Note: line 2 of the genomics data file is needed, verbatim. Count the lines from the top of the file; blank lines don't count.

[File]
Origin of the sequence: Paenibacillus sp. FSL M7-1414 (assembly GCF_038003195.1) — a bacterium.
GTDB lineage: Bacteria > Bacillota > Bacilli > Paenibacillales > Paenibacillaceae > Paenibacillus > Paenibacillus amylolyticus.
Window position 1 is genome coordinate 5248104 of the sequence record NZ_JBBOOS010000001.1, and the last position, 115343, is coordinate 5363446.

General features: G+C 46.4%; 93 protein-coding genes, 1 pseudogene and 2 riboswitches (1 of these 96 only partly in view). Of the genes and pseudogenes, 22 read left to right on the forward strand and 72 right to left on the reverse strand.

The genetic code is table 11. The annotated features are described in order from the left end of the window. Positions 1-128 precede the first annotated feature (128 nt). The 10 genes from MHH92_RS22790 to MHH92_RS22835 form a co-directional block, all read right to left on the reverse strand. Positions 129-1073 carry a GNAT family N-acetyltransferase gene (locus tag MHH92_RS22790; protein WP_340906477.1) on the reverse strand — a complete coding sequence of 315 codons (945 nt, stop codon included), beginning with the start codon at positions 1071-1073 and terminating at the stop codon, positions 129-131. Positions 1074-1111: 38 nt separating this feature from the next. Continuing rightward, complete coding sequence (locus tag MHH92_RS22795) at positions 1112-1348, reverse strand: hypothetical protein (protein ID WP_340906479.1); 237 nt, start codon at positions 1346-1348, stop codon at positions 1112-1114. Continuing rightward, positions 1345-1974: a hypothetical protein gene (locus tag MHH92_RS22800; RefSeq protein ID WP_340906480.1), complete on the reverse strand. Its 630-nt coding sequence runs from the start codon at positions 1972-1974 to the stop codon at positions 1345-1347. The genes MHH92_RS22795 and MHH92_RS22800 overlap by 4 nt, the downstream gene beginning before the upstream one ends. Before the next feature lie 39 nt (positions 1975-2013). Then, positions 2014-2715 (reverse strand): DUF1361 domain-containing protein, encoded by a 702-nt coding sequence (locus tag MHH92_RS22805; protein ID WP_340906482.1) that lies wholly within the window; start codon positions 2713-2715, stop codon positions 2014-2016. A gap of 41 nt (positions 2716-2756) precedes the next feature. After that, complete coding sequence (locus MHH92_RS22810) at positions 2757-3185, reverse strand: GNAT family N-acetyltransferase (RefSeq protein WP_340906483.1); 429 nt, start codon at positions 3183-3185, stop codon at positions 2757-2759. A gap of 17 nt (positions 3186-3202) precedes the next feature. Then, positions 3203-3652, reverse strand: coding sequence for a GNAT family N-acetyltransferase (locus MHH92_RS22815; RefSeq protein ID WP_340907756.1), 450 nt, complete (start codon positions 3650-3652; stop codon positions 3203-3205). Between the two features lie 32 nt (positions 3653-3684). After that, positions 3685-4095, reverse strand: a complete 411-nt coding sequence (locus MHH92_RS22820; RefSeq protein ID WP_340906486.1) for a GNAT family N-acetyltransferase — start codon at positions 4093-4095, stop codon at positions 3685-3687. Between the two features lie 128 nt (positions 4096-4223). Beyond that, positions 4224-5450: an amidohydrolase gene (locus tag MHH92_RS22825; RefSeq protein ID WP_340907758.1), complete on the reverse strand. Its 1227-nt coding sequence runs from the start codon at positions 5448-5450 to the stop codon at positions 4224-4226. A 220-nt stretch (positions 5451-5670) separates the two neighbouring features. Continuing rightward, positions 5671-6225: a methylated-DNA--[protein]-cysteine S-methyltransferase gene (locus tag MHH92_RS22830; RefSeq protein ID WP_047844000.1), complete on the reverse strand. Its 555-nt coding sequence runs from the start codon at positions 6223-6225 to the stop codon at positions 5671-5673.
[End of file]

GTDB lineage: Bacteria > Bacillota > Bacilli > Paenibacillales > Paenibacillaceae > Paenibacillus > Paenibacillus amylolyticus.